State honors local heroes

Jeff Whitten


The state legislature has recently approved honoring two local heroes by renaming highways after them.

Jimmy Tuberville, the late Milledgeville Fire Chief who died in the line of duty last year, and Pfc.Warren M. Mitchell, a McNairy resident who was killed in World War II, will have portions of two highways named in their honor, according to former County Mayor Jai Templeton.

While still in office last week, Templeton said that it was his understanding that the legislation passed a few weeks ago, and that as soon as the Tennessee Department of Transportation gets notification, it will begin the process of renaming the highway and changing the signs.

He said it would probably take several weeks for the project to be completed.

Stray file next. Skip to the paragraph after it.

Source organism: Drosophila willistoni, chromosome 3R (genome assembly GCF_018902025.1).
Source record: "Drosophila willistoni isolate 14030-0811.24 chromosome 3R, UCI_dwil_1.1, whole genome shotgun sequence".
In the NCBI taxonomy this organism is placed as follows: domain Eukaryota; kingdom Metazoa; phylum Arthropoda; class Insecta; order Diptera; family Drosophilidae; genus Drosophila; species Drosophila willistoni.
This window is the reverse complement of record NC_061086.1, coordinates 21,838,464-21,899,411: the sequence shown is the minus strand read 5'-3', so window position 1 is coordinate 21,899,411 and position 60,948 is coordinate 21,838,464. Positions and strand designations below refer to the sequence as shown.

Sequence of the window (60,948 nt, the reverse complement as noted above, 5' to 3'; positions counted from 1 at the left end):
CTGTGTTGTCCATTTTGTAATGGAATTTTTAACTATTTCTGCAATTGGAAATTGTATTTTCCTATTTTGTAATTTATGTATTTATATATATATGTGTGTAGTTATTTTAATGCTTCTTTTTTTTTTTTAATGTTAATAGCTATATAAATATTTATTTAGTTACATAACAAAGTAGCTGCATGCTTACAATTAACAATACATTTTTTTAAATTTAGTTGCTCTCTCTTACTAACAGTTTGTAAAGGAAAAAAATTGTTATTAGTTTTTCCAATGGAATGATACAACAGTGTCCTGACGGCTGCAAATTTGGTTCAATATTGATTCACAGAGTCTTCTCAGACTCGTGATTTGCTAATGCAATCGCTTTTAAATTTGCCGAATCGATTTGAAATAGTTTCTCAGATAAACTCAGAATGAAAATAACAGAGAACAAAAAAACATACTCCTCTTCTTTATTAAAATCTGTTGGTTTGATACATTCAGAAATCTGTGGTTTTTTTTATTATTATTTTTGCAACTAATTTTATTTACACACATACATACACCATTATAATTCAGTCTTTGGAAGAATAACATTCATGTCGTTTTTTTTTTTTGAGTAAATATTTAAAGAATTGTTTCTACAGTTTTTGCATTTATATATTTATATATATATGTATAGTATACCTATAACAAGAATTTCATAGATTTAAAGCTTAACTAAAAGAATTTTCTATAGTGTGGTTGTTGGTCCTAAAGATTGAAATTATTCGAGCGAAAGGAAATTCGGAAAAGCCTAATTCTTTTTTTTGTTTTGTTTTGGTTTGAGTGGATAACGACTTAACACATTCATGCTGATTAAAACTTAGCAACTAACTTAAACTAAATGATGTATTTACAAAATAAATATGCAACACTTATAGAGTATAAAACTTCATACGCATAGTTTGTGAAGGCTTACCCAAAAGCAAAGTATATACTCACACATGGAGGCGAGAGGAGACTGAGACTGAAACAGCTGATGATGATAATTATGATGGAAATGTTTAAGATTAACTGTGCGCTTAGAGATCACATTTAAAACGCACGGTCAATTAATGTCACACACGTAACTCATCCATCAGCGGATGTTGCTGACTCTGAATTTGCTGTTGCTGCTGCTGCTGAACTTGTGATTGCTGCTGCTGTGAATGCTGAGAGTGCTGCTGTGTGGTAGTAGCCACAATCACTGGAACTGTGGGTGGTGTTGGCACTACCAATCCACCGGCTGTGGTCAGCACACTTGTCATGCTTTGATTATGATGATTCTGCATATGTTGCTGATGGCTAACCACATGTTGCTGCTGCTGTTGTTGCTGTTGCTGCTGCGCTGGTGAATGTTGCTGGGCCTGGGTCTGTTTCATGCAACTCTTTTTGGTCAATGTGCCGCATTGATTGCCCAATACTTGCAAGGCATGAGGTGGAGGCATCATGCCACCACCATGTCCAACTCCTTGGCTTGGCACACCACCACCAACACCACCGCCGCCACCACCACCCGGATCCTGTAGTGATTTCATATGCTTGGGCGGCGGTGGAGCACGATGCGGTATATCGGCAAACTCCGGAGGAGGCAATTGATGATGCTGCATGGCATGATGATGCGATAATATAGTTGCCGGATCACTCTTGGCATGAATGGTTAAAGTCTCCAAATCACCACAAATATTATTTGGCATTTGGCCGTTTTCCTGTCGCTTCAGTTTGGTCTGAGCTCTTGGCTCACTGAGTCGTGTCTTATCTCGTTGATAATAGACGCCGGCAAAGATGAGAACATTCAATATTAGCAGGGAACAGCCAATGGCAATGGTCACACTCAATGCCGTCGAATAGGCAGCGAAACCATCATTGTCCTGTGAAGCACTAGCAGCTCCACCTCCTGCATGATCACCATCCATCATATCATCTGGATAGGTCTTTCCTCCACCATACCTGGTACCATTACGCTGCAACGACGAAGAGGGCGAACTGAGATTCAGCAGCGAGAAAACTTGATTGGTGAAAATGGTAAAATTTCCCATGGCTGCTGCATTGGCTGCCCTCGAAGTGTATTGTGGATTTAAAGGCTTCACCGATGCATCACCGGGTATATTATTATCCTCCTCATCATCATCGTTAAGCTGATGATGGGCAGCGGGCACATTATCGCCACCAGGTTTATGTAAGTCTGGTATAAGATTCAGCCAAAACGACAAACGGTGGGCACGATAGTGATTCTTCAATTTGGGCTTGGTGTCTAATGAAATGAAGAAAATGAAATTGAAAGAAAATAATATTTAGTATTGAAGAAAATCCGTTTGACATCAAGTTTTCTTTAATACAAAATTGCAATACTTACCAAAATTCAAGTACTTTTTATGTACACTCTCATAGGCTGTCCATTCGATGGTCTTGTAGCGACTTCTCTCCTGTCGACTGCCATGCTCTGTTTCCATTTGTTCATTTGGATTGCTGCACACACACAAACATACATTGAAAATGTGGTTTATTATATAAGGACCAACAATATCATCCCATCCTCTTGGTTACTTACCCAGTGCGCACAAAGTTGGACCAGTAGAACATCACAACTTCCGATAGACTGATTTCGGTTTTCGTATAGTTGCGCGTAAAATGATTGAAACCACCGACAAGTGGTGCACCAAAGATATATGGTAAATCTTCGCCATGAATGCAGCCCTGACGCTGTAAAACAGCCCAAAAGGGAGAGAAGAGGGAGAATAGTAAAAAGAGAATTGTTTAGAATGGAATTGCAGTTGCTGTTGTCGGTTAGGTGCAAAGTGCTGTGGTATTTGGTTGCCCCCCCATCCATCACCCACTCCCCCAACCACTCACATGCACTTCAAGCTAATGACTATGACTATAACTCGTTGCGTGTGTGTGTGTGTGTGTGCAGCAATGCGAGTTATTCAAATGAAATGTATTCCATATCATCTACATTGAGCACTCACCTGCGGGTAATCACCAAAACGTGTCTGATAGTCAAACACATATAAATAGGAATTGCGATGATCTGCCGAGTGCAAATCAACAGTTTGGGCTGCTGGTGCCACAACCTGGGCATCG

The renaming of these highways is strictly honorary, Templeton said,   addresses will not change.

A stretch of Highway 22 between the Adamsville City limits and mile marker 4 in Chester County will be renamed for Tuberville.

Highway 225, from the intersection with Highway 64 to the Chester County line, will be renamed for Mitchell.

The McNairy County Commission approved renaming the highways earlier this year.

Tuberville suffered a fatal heart attack while fighting a grass fire on Dec. 13 of last year.

He was the first firefighter in McNairy County to die in the line of duty and was given a firefighter’s line of duty funeral. There was an honor guard at his funeral and his casket was carried to the cemetery on one of the department’s fire engines.

Mitchell was drafted into the U.S. Army in July 1944, when he was 20 years old, according to his brother, John Mitchell. 

He fought in Europe and was killed in Germany on April 18, 1945. This was the last battle for his unit, Mitchell said.

Pfc. Mitchell served in the 30th Armored Infantry Division, which was assigned to the 1st Army.

He was originally buried in Holland, but was disinterred and reburied at Mt. Gilead two years later.

Mitchell was posthumously decorated with the Purple Heart.